Figure 2 illustrates this careful optimisation process on the DMDS flow rate during the sulphiding operation of a hydrocracking unit: after H2S breakthrough, H2S concentration in recycle hydrogen has been kept between 8000 and 15000 ppm thanks to several DMDS flow adjustments. This monitoring has another benefit: it minimises the excess of DMDS used for the activation and leads to some significant economical savings. For this hydrocracking unit activation, 53.2 MT of DMDS was finally consumed, which is only 6% above the stoichiometric sulphur amount of the catalysts.
• Valuable information to stop injection and disconnect DMDS equipment: once more than the stoichiometric amount of DMDS is injected, how can you be sure the catalyst is fully sulphided? A convenient test is the following: DMDS injection is held for a while and H2S is observed; since a fresh feedstock containing sulphur is continuously introduced, the H2S concentration in the recycle hydrogen should increase due to the conversion of sulphur compounds in H2S by the catalyst and no further H2S consumption by the fully activated catalyst. Figure 2 is an interesting demonstration of this test: DMDS injection was stopped after 18 hours and at first H2S stabilised for two hours before increasing sharply. This test can be achieved safely and effectively thanks to the in-line H2S measurement.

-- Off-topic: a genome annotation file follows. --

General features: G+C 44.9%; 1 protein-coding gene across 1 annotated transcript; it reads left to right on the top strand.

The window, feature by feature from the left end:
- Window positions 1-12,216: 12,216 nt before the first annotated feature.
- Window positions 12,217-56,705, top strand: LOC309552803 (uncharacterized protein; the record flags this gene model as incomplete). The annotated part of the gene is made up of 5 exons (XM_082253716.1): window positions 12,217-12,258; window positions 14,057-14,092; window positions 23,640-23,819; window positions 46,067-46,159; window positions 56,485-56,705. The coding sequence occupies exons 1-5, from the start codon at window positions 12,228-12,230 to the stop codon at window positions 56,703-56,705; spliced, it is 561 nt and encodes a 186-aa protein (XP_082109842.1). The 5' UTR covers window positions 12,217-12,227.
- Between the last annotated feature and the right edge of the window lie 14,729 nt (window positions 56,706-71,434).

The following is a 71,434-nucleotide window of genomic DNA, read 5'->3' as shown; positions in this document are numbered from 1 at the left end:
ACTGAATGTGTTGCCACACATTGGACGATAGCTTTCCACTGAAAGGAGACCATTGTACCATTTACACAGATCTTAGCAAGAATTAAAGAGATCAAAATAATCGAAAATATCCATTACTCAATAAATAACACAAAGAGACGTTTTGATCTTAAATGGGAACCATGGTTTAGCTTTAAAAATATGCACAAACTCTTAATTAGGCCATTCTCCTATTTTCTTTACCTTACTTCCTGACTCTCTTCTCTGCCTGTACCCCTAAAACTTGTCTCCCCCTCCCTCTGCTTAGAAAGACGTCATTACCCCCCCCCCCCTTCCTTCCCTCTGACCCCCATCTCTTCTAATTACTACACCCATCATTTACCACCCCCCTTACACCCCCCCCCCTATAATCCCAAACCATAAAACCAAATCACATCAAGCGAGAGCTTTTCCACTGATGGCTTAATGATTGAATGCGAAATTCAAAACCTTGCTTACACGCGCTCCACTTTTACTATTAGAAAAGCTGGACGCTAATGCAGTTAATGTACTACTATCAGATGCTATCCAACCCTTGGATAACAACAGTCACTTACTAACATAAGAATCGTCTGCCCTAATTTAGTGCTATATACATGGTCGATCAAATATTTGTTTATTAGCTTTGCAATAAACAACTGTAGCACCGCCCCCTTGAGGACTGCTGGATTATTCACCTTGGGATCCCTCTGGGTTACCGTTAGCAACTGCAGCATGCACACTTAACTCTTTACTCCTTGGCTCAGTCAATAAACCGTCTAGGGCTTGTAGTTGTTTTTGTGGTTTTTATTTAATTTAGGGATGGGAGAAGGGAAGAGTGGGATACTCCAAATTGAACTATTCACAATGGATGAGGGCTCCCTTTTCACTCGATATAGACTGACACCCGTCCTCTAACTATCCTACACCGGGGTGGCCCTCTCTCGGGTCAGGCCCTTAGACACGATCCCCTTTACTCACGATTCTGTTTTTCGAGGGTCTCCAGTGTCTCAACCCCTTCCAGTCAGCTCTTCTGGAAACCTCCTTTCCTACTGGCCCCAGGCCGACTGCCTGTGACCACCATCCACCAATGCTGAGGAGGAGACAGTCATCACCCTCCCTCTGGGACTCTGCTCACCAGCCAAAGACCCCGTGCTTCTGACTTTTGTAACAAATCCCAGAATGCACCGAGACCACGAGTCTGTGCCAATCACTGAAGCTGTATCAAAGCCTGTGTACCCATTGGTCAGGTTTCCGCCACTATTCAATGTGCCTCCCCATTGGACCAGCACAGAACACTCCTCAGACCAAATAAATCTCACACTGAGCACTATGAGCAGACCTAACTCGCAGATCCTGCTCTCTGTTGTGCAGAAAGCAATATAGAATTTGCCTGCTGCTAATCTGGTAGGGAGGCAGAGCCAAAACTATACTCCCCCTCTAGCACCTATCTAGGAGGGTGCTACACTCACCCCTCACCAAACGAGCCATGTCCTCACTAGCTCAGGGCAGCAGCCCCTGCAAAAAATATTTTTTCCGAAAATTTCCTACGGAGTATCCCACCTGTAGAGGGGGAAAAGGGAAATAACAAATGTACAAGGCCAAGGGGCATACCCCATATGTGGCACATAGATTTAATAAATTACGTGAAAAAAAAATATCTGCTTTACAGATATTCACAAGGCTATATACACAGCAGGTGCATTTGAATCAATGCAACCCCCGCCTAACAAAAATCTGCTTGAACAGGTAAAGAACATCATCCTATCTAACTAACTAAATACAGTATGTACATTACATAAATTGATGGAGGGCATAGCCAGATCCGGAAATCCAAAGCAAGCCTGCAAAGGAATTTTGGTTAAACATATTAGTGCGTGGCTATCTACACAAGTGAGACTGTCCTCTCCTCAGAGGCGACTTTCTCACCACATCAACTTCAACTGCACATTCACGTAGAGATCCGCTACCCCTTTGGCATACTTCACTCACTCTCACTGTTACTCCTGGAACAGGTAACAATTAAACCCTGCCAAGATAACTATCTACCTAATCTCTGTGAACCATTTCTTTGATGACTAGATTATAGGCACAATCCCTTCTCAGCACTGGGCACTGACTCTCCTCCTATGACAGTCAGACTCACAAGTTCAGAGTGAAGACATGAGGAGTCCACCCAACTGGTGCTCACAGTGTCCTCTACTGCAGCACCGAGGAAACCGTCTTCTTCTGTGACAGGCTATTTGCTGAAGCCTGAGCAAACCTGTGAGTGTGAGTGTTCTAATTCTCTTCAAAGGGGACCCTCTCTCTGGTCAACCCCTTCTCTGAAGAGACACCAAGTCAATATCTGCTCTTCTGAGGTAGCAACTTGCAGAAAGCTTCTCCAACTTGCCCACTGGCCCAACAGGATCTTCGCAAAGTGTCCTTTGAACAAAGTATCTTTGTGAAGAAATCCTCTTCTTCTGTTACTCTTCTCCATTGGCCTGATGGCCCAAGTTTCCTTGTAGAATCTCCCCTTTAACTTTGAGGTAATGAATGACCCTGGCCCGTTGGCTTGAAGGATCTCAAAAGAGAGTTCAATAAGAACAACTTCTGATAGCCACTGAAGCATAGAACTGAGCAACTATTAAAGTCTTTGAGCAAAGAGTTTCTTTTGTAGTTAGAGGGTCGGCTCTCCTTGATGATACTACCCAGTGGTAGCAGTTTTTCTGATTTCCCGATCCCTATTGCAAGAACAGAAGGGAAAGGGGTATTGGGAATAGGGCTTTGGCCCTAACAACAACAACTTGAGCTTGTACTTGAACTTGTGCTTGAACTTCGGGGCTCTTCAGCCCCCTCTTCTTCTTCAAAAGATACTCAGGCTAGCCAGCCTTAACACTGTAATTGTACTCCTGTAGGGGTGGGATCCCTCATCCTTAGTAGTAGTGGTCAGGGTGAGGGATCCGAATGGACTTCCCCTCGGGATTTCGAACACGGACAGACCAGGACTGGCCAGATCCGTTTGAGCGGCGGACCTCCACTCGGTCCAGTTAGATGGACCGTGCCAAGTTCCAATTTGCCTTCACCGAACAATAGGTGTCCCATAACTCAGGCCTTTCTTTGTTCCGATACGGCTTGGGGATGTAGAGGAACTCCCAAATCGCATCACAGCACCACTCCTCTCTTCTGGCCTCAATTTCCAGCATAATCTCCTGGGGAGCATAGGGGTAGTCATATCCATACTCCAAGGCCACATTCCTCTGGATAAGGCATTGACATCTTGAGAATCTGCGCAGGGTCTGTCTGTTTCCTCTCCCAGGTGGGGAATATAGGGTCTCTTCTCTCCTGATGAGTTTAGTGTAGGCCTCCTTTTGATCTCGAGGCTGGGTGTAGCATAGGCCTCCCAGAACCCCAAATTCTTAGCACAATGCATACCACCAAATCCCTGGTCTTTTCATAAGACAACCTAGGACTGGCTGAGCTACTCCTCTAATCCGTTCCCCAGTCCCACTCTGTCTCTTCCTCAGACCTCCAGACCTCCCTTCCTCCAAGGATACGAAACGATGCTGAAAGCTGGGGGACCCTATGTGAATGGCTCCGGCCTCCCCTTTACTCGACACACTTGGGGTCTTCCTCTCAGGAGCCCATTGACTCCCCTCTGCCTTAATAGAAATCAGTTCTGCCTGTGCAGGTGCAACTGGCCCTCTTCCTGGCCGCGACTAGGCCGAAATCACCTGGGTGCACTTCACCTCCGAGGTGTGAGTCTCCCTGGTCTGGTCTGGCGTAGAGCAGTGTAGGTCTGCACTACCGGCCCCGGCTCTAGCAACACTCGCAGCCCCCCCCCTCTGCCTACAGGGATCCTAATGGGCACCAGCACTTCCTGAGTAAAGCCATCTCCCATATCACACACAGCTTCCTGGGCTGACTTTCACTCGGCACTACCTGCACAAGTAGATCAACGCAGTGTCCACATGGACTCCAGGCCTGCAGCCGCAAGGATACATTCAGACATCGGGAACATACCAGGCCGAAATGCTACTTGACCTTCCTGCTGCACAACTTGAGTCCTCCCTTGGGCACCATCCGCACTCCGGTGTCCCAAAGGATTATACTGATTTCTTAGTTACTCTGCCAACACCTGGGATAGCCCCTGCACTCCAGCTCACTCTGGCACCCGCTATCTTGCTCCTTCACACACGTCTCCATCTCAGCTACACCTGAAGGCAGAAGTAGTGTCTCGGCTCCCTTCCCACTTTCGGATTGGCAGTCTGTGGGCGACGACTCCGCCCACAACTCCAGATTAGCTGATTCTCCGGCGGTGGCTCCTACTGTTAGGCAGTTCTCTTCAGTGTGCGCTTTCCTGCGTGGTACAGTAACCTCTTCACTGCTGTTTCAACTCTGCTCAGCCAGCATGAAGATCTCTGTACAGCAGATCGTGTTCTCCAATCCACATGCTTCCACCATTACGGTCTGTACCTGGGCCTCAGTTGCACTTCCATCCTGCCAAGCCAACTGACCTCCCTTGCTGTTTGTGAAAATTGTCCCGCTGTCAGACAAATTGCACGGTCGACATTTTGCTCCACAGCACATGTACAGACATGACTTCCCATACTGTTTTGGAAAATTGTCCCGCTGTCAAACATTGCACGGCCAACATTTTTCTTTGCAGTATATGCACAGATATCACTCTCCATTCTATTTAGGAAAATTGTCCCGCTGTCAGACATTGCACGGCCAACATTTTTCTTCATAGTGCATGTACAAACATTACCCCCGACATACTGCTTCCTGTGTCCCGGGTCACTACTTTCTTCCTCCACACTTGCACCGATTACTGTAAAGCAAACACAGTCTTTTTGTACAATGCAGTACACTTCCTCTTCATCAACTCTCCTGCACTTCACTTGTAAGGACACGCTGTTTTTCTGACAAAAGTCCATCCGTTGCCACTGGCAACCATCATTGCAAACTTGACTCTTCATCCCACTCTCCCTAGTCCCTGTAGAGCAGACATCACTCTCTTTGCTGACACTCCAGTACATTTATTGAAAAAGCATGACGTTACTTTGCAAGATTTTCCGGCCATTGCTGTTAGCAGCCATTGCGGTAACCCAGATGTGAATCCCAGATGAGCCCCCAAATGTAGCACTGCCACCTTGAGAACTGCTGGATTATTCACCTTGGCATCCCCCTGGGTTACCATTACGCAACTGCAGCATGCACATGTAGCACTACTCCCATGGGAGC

Conclusion
The Arkema analyser has been used for monitoring H2S in the recycle hydrogen of hydrocrackers units, gas oil hydrodesulphurisation units and naphtha hydrotreaters. This new service brings several advantages:
• Safe equipment: workers have never been exposed to any H2S leak
• High reliability and accuracy: H2S concentrations from the in-line analyser have always been in line with other analytical methods (reactive tubes, online gas chromatography and so on)
• A useful tool to better manage the catalyst sulphiding operation according to catalyst manufacturer procedures and guidelines: the continuous H2S indication helps to anticipate DMDS flow rate changes, minimising DMDS consumption and sulphiding time significantly.

Did you know ARKEMA now provides an in-line H2S analyser service during Hydroprocessing catalyst activation?

This short article originally appeared in the 2018 ERTC Newspaper, produced by PTQ / DigitalRefining.

For more information contact: francis.humblot@arkema.com